In the affidavit, Connelly recounted West cursing and requesting a tampon.
"I informed inmate West that she could not have a tampon, but I could get her a sanitary pad, and she stated '(expletive) you,'" Connelly wrote.
Connelly wrote that she ordered West to go into the dressing room to change uniforms and wrote that West "crossed her legs in defiance."
"I stood up from the intake desk and walked towards inmate West in order to escort her to the intake dressing room but she continued to be belligerent and uncooperative," West wrote. "I ordered inmate West to stand up and walk into the dressing room but she again refused to comply. I pulled the right sleeve of inmate West's uniform in an attempt to have her walk to the dressing room but she continued to refuse so I grabbed the right sleeve of her uniform shirt and lifted her from the chair. Once on her feet, inmate West was able to turn and face me. I attempted to turn her around by using my right hand and grabbing her right shoulder area then using my left hand to her left arm and was able to turn her away from me."
The video, however, appears to show Connelly pulling her up and throwing her forward, or as Horn noted, "forcefully dragging" her forward, with little to no warning. Connelly claims that once West was inside the room she managed to turn over and try to kick her. While restraining her, Connelly admitted to "striking (West) with a closed right fist two times to the left side of the face."
Johnson also wrote a complete report after West filed the internal affairs investigation that very closely resembled Connelly's version of what had happened. She wrote in the report that she punched West in the ribs in order to gain her compliance. However, Jenkins, who was in the room the entire time, said she never witnessed West get struck by deputies before she was restrained. It doesn't appear the internal investigation addressed that contradiction.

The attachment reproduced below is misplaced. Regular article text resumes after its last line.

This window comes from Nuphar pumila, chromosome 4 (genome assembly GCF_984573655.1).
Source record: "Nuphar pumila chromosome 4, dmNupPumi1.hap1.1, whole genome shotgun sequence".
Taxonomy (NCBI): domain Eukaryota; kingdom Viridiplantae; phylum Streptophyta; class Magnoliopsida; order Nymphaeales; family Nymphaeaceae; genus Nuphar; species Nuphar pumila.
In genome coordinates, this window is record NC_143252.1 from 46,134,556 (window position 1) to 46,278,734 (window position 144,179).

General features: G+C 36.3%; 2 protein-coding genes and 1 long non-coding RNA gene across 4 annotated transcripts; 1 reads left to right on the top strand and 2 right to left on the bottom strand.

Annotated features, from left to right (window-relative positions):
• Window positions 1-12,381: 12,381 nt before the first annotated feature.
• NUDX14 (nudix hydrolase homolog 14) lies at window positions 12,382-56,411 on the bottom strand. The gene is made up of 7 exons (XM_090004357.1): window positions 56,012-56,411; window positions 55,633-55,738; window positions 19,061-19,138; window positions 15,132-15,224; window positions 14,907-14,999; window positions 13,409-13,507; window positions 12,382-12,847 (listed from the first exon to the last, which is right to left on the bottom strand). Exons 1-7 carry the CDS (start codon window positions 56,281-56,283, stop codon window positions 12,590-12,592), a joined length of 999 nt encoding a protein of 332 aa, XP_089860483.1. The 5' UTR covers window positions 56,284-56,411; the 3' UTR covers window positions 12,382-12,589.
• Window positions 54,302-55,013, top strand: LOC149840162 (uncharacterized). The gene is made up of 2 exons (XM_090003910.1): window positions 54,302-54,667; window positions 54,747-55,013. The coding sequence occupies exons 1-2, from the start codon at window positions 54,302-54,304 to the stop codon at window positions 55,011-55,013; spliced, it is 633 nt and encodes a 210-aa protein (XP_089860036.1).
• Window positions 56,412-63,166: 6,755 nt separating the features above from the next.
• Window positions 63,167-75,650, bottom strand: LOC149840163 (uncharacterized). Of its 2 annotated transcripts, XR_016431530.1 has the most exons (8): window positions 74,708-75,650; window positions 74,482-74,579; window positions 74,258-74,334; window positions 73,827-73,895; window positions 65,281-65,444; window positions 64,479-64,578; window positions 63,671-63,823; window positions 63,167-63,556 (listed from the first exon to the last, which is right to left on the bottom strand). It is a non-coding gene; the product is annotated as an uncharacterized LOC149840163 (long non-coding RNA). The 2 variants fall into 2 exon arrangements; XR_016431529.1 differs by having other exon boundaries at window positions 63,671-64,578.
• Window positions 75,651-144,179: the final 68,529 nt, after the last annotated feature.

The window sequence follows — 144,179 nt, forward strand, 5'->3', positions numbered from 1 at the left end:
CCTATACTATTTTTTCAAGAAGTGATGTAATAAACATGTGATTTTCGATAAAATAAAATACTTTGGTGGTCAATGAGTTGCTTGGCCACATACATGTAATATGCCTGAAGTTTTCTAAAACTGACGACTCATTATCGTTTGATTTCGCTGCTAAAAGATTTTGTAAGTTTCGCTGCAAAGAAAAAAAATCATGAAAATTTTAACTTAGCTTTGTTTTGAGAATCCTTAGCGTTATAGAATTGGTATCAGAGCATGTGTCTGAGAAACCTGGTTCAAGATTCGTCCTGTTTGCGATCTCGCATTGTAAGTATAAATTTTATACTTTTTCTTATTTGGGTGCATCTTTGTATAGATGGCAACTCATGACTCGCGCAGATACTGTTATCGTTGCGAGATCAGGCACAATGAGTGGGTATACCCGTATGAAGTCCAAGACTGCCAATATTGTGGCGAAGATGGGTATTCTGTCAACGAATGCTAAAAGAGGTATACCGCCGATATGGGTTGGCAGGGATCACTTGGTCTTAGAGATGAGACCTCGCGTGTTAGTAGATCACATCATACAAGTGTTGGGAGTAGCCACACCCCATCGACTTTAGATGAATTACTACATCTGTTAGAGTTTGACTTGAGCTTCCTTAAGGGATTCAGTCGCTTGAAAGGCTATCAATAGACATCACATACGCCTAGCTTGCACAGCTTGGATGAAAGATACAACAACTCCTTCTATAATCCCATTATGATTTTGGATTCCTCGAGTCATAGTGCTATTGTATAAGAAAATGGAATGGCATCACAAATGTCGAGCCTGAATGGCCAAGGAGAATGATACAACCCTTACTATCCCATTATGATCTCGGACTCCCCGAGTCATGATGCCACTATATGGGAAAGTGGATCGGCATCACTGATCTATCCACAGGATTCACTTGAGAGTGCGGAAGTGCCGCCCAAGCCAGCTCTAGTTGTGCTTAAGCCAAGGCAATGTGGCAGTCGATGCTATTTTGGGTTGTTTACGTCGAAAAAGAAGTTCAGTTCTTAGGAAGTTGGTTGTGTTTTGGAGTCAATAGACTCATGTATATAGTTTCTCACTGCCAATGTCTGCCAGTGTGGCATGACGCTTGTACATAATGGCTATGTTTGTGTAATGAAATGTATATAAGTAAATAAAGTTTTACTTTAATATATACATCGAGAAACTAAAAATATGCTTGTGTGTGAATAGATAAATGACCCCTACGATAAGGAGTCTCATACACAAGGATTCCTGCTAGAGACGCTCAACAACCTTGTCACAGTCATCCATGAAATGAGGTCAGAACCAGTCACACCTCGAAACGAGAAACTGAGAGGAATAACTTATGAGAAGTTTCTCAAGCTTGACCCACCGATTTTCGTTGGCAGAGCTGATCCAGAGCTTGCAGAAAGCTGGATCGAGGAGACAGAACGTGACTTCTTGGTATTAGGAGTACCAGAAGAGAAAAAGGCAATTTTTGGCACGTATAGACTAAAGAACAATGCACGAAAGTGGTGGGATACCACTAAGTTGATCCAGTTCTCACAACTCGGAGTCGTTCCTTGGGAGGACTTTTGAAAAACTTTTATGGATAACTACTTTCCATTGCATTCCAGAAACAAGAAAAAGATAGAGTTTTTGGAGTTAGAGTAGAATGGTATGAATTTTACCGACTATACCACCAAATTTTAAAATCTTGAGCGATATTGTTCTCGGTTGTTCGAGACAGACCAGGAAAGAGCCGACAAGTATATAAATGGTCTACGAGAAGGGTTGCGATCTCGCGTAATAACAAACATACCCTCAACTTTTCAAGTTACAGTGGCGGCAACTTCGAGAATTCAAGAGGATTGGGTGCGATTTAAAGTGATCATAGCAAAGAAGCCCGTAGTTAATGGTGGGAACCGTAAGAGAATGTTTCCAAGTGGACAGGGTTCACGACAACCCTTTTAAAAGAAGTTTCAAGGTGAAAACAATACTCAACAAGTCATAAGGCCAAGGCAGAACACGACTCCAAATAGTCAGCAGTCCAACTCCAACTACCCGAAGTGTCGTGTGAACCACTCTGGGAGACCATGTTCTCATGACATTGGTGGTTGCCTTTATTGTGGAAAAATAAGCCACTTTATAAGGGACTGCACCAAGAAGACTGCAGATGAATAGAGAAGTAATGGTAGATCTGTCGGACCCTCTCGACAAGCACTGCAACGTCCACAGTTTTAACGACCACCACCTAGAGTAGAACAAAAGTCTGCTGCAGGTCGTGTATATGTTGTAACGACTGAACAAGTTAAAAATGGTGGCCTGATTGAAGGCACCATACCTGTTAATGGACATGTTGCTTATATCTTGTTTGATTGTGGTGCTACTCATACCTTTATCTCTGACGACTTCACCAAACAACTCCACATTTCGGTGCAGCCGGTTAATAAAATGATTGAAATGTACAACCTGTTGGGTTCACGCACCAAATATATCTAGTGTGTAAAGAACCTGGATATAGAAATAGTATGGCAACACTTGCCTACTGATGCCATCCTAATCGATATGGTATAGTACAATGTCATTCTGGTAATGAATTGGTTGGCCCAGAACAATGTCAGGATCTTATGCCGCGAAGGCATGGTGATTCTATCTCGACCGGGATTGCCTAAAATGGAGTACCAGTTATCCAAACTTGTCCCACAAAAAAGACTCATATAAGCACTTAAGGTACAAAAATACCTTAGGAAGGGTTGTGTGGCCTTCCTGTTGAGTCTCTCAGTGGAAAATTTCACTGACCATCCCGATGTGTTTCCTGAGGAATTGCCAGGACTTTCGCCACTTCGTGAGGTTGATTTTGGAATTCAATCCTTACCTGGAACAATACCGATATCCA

After viewing the video, Florida Atlantic University criminology professor Jeanne Stinchcomb, who specializes in jails, said it appeared to her that Connelly's use of force was improper. While BSO policy demands that all use of force be reasonable and necessary, Stinchcomb said Connelly's abrupt use of force on a sitting and non-threatening West didn't appear to be either.
"She grabbed her with pretty aggressive force," said Stinchcomb. "Minimally, she should be counseled and retrained, not only for the benefit of that particular officer, but also to send a message that that won't be tolerated in this organization."
However, the BSO fully exonerated Connelly of using excessive force and found the allegation of conduct unbecoming of an employee unfounded. Sheriff Scott Israel refused an interview request, but the BSO issued a written statement from him.
"The Professional Standards Committee (PSC), which is made up of a mix of BSO employees and private citizens, reviewed the video and entire IA file and recommended no discipline for all three employees," Israel wrote. "The PSC determined the actions taken were within the policy."
The witness, who gave a sworn statement in the internal investigation, said she felt BSO should have held the deputy accountable.
"I still don't feel like it was right for the deputy to pick her up and throw her around," she said. "It's sad to know that the deputy was exonerated, but that's the America that we live in."
West, whose attorney said he is preparing a civil lawsuit in the case, hadn't seen the video until Wednesday. She said it was difficult to see and voiced disappointment about the outcome of the investigation.
"I'm outraged about it. I cannot believe they got away with that," she said. "It's not fair that they can do that and just turn a blind eye to it. I told everyone in the jail about it and no one cared. It was like it happens all the time."